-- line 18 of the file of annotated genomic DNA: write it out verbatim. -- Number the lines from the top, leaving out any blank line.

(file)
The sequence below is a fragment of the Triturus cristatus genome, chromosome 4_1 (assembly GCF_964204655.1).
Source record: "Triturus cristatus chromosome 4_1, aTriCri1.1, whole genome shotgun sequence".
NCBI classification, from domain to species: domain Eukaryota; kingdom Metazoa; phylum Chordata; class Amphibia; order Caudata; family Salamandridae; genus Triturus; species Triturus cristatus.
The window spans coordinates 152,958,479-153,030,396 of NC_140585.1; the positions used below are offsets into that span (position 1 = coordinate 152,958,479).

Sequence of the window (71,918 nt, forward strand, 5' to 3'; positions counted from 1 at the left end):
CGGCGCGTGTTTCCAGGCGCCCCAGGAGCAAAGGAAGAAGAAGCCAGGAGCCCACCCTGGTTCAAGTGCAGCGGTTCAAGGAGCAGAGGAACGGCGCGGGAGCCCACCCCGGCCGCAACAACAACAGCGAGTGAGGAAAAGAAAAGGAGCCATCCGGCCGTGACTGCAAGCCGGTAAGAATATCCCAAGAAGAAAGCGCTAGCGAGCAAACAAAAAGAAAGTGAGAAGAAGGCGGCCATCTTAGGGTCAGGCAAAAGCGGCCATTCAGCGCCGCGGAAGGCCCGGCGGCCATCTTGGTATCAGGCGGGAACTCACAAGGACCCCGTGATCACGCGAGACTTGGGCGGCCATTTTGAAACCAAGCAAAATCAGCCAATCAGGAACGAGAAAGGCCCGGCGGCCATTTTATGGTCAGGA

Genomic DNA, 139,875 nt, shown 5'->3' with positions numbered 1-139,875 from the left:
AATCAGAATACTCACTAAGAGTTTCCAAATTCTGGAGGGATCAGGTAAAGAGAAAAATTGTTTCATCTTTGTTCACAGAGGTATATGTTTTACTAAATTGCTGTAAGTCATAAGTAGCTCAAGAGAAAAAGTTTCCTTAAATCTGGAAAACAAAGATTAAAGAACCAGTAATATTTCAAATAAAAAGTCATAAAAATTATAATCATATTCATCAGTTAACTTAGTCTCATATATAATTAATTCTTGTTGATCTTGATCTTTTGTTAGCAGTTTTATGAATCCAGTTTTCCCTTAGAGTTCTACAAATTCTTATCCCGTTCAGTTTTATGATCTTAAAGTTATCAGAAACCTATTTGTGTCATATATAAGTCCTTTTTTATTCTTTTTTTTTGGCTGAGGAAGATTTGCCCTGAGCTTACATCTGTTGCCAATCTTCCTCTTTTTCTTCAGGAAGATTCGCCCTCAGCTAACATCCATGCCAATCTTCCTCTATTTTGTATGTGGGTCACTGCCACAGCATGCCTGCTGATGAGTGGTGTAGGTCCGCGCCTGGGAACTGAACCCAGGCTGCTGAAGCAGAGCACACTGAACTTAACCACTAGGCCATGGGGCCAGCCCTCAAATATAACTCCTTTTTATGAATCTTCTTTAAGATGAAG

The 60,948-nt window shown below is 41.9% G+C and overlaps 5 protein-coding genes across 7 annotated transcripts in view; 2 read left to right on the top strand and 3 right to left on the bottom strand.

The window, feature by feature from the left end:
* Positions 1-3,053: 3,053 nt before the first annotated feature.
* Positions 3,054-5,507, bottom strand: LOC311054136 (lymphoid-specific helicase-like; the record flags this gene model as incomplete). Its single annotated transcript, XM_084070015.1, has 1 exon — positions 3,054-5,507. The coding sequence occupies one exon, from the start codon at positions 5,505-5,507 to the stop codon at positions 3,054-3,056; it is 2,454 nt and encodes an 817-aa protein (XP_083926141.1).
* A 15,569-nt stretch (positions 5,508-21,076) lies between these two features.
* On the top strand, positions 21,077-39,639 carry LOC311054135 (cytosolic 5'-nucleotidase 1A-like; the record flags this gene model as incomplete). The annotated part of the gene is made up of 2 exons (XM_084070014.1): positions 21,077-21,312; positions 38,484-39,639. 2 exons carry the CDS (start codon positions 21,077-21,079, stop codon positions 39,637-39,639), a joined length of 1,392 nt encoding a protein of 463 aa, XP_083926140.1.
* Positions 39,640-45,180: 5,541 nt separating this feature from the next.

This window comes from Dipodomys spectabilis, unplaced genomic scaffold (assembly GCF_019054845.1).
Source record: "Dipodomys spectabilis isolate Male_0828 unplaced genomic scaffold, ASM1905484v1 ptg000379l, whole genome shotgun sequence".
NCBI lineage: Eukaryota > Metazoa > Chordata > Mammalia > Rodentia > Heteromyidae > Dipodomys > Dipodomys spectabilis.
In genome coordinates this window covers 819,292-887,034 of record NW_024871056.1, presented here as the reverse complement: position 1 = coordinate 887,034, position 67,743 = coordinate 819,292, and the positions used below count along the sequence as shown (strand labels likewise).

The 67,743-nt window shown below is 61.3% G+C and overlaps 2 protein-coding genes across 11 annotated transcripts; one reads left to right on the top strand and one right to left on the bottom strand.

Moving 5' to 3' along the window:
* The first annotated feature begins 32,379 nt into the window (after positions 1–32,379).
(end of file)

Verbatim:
NCBI lineage: Eukaryota > Metazoa > Chordata > Mammalia > Rodentia > Heteromyidae > Dipodomys > Dipodomys spectabilis.